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Pattern Download

GLENWILLOW SADDLE BAG by Hold it Right There


Skill Level


Skills Needed

  • Fundamentals
  • Pockets
  • Topstitching
  • Zipper

What You Get

  • Digital Pattern (instant download)
  • Free Pattern Updates

How it works

  • This pattern was designed by a Craftsy independent design partner!
  • You'll purchase through PayPal and all profits go to the designer.
  • After purchase find your pattern in your pattern library.

Pattern Details

ABOUT THE GLENWILLOW: A curvy structured bag with a flap closure and cross body strap, the Glenwillow Saddle Bag features a roomy interior with pockets, inside and out. The rounded flap closes with a press lock. Its classic silhouette and piping accent lends itself to many fabric options. The outside zipper on the back slip pocket keeps your phone and essentials in easy reach. Inside is a second zippered pocket and slip pocket. The 1” strap can be customized to your preferred length. DIMENSIONS: 8 " height 11 1/2" width 3 1/2" depth ABOUT THE PATTERN: Full-color photos and illustrations accompany 12 pages of detailed, tutorial-style instructions. Patterns are included for all fabric and interfacing pieces. Additionally, dimensions are provided for square and rectangle pieces in order to use a rotary cutter and cutting mat. I include fabric and interfacing pattern layouts, and labels to keep your prepared fabric pieces organized while you sew. A team of testers vetted this pattern, exploring varied methods and interfacings, editing, revising, and clarifying --- ensuring your successful outcome. BLOG REVIEW:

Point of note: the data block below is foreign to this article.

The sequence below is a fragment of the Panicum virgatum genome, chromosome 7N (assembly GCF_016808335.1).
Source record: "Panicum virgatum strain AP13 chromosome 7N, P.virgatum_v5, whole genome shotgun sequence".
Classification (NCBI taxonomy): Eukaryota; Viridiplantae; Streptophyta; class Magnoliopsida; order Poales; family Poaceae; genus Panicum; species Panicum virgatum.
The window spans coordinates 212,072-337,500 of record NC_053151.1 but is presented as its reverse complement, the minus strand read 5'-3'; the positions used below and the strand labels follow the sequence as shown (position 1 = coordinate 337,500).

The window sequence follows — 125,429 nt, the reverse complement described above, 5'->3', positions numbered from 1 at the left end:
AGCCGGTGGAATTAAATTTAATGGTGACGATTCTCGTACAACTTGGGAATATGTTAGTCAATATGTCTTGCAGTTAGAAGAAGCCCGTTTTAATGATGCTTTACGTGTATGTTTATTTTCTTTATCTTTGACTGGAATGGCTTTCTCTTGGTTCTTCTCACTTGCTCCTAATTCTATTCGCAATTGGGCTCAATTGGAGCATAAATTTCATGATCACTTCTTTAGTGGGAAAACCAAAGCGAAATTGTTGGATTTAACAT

Recommended with this pattern

  • 1 1/8 yards 44” quilt weight cotton (Exterior Slip Pockets, Exterior Flap, Exterior Gusset, Strap, Pockets)
  • 1 1/8 yards 44” contrasting quilt weight cotton (Exterior and Lining Front and Back, Lining Gusset, Strap Tabs)
  • 3/4 yard 20” height Medium Weight Fusible Woven interfacing (Pellon SF 101)

Sold by

Hold it Right There
Hold it Right There
I've sewn as long as I can remember. In 2011, I began selling the bags I designed. However, when I realized I most enjoyed experimenting with new designs, and figuring out -- I wonder how to make that? -- I started developing sewing patterns. Translating a physical bag into written instructions and illustrations taps my background in teaching, and experience in graphic design. What begins as a drawing in my sketchbook, morphs through rigorous tests and revisions. What finally emerges, the beautiful creations, singularly interpreted by each maker using my patterns, delights me and inspires me to keep going.